The players finally all get settled and focused on the game. They've got their sheets out and dice ready.
"So last week we ended with you going back to the town of Landing. You stayed in the inn. What do you want to do?"
Five faces glance around in confusion. You wait expectantly. Then impatiently. Then you start to get concerned. They're on a quest to slay the Resurrected Witch King, whose mountain is in the North. All they need to do is get a map of the Northern Territories (and that's even optional!), set off on the High Road, take the abandoned Ore Road at the fork that goes through the Diamond Pass, and it leads to the Valley of the Departed. They know this!
"I guess we should sell some of these items we don't need."
"Yeah, and maybe look for rumors about the Witch King."
"Oh, I wonder if the Priest of the Lost God knows anything he's not telling us."
"Yeah, he seemed shady. Maybe after we sell the loot, we can buy a scroll of clairvoyance and spy on him."
"Yeah, but how do we know when he'll be talking about Witch King stuff?"
"I can use a disguise spell..."
You sigh in frustration. They know what to do, where the adventure lies. Yet they decided to go off on this pointless side quest? Sure, you made the Priest of the Lost God shifty, but that was a long time ago. Any information the Priest knows the players know by now. This is going to be a wasted session...
Has this ever happened to you?
It has, hasn't it? Basically something like this has. You've got a strong hook, but the players don't so much revolt as slide off the rails. It always starts with that hesitant "I dunno" look they give each other. Then they start just brainstorming. After an hour of going around in circles, they've developed what would potentially be an interesting plot, if it weren't totally superfluous.
Here's what's going on. The players know what they need to do, but they see a lack of urgency from the GM as a suggestion that there is more they need to do to prepare, more that can be done here and now. In the example, the players were left in Landing with total freedom to do whatever they wanted.
When you give protagonists a tool, it's implied that they need to use it -- and use it well. Total freedom of action is a major resource. It implies that there's something the protagonists need to figure out to do -- some unexplored opportunity. Asking "what should we do?" or "what are we supposed to do next?" is not something the players of any RPG are going to do.
Here's an alternative scenario.
"Where we last left our heroes, they were returning to Landing before setting off into the Northern Mountains in search of the Resurrected Witch King. We rejoin the heroes as they travel an abandoned Ore Road they discovered branching North off the High road. Now they're on the approach to Diamond Pass, the gateway to the Valley of the Departed. As they approach the foreboding cleft in the mountain range that marks the entry to the pass, an ominous howling freezes them in their tracks. A winterwolf! Soon the lone howling voice it is joined by another, and another, and another..."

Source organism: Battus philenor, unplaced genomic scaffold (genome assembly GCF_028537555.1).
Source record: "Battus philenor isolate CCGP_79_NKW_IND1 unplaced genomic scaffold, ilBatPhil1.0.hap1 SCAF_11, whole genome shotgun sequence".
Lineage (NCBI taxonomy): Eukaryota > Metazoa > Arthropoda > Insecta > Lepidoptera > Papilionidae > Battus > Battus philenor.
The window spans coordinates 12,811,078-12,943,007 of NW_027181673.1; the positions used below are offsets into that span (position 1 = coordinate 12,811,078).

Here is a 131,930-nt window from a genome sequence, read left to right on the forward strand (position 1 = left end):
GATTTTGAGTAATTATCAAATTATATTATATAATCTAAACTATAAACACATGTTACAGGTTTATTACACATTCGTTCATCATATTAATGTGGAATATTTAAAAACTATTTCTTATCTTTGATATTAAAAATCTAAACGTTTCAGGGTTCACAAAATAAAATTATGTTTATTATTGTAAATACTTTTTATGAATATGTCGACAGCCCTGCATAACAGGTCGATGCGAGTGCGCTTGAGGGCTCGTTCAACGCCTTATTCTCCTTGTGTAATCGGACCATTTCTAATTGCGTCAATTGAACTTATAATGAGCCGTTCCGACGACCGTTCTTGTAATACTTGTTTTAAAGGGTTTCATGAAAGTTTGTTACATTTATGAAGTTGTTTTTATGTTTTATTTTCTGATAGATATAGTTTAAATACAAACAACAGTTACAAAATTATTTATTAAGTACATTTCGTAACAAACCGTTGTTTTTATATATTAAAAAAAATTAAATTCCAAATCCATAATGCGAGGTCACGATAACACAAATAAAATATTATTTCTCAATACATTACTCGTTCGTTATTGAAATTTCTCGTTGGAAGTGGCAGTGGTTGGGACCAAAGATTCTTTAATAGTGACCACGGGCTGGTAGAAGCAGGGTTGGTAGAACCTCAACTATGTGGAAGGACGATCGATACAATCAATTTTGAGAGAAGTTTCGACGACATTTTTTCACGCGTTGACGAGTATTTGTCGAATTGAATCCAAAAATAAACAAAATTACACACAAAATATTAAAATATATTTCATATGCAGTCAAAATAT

That's called cutting to the chase. It's a film technique where we skip all the boring stuff and go straight to the action. In RPGs as in film, you don't want to skip over any dramatic conflicts or valuable exposition.
...or do you..?
Remember in The Dukes of Hazard how scenes opened or ended with voice-over narration? The show would often open with an over-the-top car chase while the narrator explained how Bo and Luke got themselves into this here mess. So yes, you can cut to the chase, even if it means skipping valuable drama and exposition. It's a little technique older than dirt called in media res. It's Greek for starting in the middle of the story.
I want to clarify one thing before I close out here and start watching YouTube videos of old Dukes of Hazard car chases: I'm not advocating for taking away all the freedom of choice and agency your players have. Any time the players have a real choice where the consequences will have a marked influence on the story or strategic value before a battle, you should let the players choose. Any time where the players will have real narrative authority to tell the story the way they want, including writing their own agenda with its own challenges, twists and turns; let them.
But be clear that's what you're doing: Cut to the choice or cut to the chase.
AUTHOR'S NOTE: There are styles of RPG campaigns where bumbling around and getting into trouble, or setting your own agenda and challenges is the whole point. That sort of beer & pretzels, Seinfeld-with-swords kind of game is actually a lot of fun. As is a more narrative-focused game where the players have a lot of control over the world and NPCs, where they get to decide what the important plot challenges are. But bumbling around games or games with high degrees of player control of the narrative can clash with a lot of genres -- epic fantasy (used in my example) being one of them. That style of "rambling campaign" is great for cyberpunk games, modern fantasy, or sword and sorcery fantasy.
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